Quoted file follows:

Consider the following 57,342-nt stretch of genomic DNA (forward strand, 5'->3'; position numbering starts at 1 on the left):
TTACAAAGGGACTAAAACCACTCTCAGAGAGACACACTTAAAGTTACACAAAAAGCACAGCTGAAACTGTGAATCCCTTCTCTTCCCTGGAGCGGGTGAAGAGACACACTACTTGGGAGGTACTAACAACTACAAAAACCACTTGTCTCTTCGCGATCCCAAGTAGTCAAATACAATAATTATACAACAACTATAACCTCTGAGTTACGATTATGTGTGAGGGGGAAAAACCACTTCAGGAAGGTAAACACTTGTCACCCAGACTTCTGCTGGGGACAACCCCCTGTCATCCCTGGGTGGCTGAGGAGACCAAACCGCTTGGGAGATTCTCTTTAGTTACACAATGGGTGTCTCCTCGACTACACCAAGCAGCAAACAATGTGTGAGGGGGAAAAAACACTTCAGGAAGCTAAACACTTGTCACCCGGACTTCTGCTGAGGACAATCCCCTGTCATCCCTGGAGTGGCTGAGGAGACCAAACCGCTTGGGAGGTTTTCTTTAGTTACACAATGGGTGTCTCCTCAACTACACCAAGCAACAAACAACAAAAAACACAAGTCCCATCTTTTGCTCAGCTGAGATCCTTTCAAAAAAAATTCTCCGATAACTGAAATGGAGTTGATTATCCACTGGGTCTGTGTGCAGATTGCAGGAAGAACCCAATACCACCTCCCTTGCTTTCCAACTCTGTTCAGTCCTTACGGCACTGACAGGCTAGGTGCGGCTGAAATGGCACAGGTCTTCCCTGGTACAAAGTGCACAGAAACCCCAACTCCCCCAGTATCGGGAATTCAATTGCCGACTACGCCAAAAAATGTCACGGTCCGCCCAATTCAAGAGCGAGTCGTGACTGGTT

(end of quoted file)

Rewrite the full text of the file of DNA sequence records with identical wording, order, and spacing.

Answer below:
Consider the following 57,342-nt stretch of genomic DNA (forward strand, 5'->3'; position numbering starts at 1 on the left):
TTACAAAGGGACTAAAACCACTCTCAGAGAGACACACTTAAAGTTACACAAAAAGCACAGCTGAAACTGTGAATCCCTTCTCTTCCCTGGAGCGGGTGAAGAGACACACTACTTGGGAGGTACTAACAACTACAAAAACCACTTGTCTCTTCGCGATCCCAAGTAGTCAAATACAATAATTATACAACAACTATAACCTCTGAGTTACGATTATGTGTGAGGGGGAAAAACCACTTCAGGAAGGTAAACACTTGTCACCCAGACTTCTGCTGGGGACAACCCCCTGTCATCCCTGGGTGGCTGAGGAGACCAAACCGCTTGGGAGATTCTCTTTAGTTACACAATGGGTGTCTCCTCGACTACACCAAGCAGCAAACAATGTGTGAGGGGGAAAAAACACTTCAGGAAGCTAAACACTTGTCACCCGGACTTCTGCTGAGGACAATCCCCTGTCATCCCTGGAGTGGCTGAGGAGACCAAACCGCTTGGGAGGTTTTCTTTAGTTACACAATGGGTGTCTCCTCAACTACACCAAGCAACAAACAACAAAAAACACAAGTCCCATCTTTTGCTCAGCTGAGATCCTTTCAAAAAAAATTCTCCGATAACTGAAATGGAGTTGATTATCCACTGGGTCTGTGTGCAGATTGCAGGAAGAACCCAATACCACCTCCCTTGCTTTCCAACTCTGTTCAGTCCTTACGGCACTGACAGGCTAGGTGCGGCTGAAATGGCACAGGTCTTCCCTGGTACAAAGTGCACAGAAACCCCAACTCCCCCAGTATCGGGAATTCAATTGCCGACTACGCCAAAAAATGTCACGGTCCGCCCAATTCAAGAGCGAGTCGTGACTGGTT